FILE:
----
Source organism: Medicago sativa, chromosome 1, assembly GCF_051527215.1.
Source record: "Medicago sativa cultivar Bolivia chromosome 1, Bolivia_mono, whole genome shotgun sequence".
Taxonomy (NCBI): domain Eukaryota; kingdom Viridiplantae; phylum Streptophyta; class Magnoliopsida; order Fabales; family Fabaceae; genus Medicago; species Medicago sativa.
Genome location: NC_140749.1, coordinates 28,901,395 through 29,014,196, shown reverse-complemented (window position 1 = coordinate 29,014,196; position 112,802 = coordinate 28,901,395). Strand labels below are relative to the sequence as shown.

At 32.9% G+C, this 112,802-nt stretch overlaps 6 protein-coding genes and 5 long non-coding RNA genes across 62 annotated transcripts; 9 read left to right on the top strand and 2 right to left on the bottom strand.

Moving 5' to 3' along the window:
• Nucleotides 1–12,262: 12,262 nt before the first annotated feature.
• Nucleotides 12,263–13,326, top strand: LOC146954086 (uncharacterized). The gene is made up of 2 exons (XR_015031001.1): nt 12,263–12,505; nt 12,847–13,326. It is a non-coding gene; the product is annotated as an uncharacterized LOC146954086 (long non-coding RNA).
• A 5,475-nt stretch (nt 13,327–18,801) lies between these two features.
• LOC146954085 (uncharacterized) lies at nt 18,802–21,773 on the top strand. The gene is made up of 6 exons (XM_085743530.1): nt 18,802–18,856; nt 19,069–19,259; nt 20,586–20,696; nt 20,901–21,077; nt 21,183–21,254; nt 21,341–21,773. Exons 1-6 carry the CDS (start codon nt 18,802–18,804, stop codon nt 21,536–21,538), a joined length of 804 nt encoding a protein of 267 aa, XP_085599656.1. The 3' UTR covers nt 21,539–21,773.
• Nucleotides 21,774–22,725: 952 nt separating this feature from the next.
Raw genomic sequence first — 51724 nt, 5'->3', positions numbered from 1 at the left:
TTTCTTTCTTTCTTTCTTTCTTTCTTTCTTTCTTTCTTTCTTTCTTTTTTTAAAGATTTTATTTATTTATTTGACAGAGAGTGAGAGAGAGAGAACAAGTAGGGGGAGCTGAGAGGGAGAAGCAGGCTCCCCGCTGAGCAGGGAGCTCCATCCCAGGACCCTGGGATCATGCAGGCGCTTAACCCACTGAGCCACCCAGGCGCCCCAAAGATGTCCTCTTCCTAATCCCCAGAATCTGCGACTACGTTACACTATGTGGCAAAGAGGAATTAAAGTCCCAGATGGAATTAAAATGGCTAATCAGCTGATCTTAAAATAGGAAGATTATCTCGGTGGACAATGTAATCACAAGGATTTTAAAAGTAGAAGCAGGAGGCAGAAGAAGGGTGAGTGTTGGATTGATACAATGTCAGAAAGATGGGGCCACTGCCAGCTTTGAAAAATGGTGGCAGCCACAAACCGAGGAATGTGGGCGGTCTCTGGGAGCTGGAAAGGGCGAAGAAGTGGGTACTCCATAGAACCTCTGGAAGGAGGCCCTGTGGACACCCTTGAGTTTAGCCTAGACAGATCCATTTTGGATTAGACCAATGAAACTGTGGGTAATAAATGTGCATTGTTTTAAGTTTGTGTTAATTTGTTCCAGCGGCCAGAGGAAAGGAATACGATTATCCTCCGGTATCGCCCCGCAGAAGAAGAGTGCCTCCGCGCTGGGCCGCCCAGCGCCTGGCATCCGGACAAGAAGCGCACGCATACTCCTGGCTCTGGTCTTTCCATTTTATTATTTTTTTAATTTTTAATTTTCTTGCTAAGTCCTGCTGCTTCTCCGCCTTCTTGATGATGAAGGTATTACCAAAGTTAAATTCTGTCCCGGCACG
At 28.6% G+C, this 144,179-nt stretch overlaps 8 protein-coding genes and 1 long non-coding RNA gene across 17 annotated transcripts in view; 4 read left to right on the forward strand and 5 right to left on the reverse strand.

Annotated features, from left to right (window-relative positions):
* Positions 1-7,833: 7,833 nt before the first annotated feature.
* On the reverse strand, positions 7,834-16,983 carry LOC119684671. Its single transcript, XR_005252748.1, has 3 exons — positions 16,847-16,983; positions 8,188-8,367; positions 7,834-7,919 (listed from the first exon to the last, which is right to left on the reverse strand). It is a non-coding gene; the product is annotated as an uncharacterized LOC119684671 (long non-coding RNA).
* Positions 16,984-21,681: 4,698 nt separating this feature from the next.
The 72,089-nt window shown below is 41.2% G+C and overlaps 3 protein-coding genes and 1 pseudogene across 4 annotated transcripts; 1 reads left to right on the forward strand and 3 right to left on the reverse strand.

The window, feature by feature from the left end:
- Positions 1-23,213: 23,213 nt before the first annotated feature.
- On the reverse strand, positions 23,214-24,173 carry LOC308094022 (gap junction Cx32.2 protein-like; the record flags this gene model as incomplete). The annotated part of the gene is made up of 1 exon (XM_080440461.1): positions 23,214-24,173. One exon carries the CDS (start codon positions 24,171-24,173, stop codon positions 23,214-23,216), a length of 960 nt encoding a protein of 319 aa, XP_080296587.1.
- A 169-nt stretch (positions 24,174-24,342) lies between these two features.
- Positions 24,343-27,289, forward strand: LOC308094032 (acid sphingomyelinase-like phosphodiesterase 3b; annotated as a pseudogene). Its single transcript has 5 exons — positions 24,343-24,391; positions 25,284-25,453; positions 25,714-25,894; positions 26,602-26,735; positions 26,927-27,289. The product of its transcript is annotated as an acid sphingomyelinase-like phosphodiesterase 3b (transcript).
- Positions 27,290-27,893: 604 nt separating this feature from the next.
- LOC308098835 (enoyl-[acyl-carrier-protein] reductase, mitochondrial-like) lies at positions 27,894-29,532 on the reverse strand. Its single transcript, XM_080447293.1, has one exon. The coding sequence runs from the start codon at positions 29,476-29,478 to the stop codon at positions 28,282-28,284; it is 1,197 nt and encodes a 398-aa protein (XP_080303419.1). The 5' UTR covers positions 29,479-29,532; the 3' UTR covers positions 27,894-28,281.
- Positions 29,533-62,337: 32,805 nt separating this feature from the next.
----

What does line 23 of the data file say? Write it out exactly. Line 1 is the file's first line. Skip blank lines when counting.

- A 169-nt stretch (positions 24,174-24,342) lies between these two features.